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Frequently Asked Questions

A permanent resident (PR) card is official proof of your status as a permanent resident in Canada. As part of the immigration process, new permanent residents will automatically receive a card by mail when they first arrive in Canada. This is part of the immigration process and you do not need to apply for a PR Card. As part of the process, the required documents are filled out by the Canadian border officials when you first land in Canada. No further action is required from you. It usually takes three to four months for your first PR card to arrive by mail. You can check the latest processing times on the government website for up-to-date information on timelines.

Alternatively, if you are renewing your PR card, need to change your legal name or gender designation on the card, need to replace your lost, stolen or damaged card, or have a unique immigration situation, here are the steps to apply for a new PR card:

  • Gather documents: Including your PR card if you are renewing it, valid passport or travel document, photos, translation of documents if they are not in English or French.
  • Fill out the application form: Complete the Application for a Permanent Resident Card and Document Checklist form.
  • Pay the fees: The fee for a PR card is $50 CAD and Biometrics fee is $85 CAD per person or $170 CAD per family. Include payment receipt with your application.
  • Send your application: Mail or send your application by courier.

Your family may be able to immigrate with you to Canada if they are processed for PR as your dependents. This includes:

  • Spouse or common-law partner
  • Dependent child
  • Your spouse or common-law partner’s dependent child
  • A dependent child of a dependent child

However, your dependents are not permitted to arrive in Canada before you. You can also sponsor eligible family members through the Family sponsorship program. This allows family members to live, work, and study in Canada. As a sponsor, you need to prove you will:

  • Meet basic needs of food, shelter, and clothing for your family member
  • Be able to support the family member financially for a period of time
  • Not be receiving social assistance for reasons other than a disability

Language points are based on your ability to communicate in one or both of Canada’s official languages. Points are based on your ability to read, write, listen and speak in both languages. Canadian immigration requires you to take an approved language test to prove your language levels. The approved tests are the Canadian Language benchmarks (CLB) for English and Niveaux de compétence linguistique canadiens (NCLC) for French.

Newcomers who speak English and French can earn up to a maximum of 28 points. If you only speak one of Canada’s official languages, you can still earn a maximum of 24 points. To qualify, you must score a level of CLB 9 or NCLC 9 in all four language areas. To earn 28 points, you must also meet the minimum level of CLB5 or NCLC5 in all four language areas.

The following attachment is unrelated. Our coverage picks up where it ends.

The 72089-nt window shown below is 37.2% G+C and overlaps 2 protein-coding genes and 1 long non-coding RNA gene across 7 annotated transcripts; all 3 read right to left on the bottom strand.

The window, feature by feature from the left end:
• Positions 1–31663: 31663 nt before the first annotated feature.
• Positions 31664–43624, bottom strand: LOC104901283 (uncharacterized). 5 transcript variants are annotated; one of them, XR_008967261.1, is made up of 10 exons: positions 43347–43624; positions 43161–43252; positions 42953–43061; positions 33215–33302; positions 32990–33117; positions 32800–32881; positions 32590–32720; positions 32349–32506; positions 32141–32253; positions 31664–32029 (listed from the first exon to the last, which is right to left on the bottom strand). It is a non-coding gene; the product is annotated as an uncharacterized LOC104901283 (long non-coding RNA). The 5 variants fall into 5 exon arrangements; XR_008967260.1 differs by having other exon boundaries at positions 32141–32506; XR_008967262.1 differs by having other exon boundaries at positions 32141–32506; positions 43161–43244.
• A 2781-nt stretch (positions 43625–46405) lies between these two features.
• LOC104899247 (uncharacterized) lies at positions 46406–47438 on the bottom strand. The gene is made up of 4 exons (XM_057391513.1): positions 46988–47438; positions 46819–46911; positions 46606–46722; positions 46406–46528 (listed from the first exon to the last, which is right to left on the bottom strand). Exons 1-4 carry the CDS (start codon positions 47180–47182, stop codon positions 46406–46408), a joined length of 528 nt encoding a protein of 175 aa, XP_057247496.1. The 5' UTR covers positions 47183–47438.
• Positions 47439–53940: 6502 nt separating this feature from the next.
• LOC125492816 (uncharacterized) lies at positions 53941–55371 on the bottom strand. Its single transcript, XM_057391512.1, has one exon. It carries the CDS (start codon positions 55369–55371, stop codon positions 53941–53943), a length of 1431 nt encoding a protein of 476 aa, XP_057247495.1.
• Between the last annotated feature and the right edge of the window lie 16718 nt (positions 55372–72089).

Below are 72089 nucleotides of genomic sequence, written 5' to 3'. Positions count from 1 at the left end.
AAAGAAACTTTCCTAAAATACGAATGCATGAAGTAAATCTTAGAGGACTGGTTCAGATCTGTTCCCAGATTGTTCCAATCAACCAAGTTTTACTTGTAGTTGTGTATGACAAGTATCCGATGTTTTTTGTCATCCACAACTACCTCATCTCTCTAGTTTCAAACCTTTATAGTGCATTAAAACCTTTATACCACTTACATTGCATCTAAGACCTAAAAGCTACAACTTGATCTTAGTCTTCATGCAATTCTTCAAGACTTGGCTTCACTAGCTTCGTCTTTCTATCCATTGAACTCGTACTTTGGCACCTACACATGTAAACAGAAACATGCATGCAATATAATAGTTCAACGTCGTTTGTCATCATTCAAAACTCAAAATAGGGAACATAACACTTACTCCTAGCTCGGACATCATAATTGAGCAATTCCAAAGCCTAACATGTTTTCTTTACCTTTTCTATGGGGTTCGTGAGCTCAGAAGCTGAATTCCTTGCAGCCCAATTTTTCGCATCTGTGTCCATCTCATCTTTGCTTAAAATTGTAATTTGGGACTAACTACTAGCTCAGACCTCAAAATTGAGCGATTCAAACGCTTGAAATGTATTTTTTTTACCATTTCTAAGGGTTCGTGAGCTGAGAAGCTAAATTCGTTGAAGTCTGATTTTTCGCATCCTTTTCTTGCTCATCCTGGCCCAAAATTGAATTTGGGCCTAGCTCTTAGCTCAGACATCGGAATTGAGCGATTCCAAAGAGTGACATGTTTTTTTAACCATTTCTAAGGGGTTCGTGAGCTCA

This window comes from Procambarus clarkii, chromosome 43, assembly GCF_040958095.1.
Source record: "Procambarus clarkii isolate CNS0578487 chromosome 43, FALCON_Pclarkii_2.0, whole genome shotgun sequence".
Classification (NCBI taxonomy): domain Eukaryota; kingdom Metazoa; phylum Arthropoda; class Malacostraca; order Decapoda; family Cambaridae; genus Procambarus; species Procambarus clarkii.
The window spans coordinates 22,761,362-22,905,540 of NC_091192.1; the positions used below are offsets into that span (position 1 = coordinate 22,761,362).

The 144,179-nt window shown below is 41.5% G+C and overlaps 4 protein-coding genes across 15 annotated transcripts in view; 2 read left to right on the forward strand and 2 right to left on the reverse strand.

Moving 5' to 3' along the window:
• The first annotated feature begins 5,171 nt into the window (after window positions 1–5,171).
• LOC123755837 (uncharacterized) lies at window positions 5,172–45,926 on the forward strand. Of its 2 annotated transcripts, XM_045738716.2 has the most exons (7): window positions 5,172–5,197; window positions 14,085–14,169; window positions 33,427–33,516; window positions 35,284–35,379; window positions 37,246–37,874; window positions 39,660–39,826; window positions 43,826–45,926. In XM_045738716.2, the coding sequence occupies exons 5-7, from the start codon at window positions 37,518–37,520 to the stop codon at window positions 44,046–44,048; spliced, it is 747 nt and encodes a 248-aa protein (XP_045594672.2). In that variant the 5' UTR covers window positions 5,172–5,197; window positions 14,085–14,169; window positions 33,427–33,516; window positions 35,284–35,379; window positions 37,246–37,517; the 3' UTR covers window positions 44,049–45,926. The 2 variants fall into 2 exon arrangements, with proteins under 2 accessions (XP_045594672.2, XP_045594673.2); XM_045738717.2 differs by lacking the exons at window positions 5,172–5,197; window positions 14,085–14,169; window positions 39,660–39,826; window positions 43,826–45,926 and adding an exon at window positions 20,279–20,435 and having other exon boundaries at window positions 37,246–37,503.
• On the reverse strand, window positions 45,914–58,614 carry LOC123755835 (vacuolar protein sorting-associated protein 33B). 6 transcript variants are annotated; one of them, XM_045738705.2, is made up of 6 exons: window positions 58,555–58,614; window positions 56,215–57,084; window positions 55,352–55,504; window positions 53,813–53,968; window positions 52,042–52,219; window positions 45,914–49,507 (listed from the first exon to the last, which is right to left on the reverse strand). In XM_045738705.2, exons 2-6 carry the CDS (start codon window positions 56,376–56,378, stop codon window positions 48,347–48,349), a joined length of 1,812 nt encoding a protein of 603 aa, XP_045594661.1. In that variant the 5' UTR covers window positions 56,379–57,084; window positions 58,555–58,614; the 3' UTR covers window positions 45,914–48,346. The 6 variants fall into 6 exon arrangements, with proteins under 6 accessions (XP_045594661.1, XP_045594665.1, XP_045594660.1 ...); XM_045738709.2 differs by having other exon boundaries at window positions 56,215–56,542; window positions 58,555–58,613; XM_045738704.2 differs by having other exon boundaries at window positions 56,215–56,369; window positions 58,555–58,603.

Searching for a job in a new country can feel daunting. Get job-ready by preparing a Canadian-style resume and cover letter ahead of time. Remember that most Canadian employers will want to know if you are legally allowed to work in Canada. This often translates to being a permanent resident (PR), having a work permit, being an international student who is allowed to work in Canada, being the spouse of an international student, or being a Canadian citizen.

  • Search job websites: This is a good starting point for many job opportunities. Popular sites include the Canadian government’s Job Bank, LinkedIn Jobs, Indeed, Monster, and Workopolis.
  • Network and volunteer: As many as 65-85 per cent of jobs aren’t posted online. Networking or volunteering is one way to tap into Canada’s hidden job market. LinkedIn is an excellent tool to connect with other people in your industry.
  • Look for a mentor: A mentor can provide advice and coaching on the local job market, grow your professional network, and help find career opportunities.
  • Immigrant-serving organizations: Government-funded organizations such as ACCES Employment and COSTI can help newcomers find employment. Many of these organizations also organize job fairs.
  • Contact employment agencies and recruiters: Specialized employment agencies and recruiters can help you find a job in your field. Search for recruiters on LinkedIn or through a web search. Some of the top employment agencies in Canada include Robert Half, Randstad Canada, and Hays Canada

Canada provides the opportunity to gain a world-class education in a multi-cultural setting, making it a rewarding decision. To study in Canada as an international student, you need to apply for a study permit:

  • Enroll at a Designated Learning Institution (DLI).
  • Get your documents ready, including proof of acceptance, proof of identity, and proof of financial support.
  • Apply for a student permit online or via mail.
  • Prepare for arrival once your student permit has been approved. You will need to have the following documents:
    • Passport and travel documents, including a letter of introduction
    • Valid eTA or temporary resident visa
    • A valid letter of acceptance from a school
    • Proof of funds to support yourself in Canada
    • Any other letters of reference
    • Proof of leaving Canada at the end of your stay

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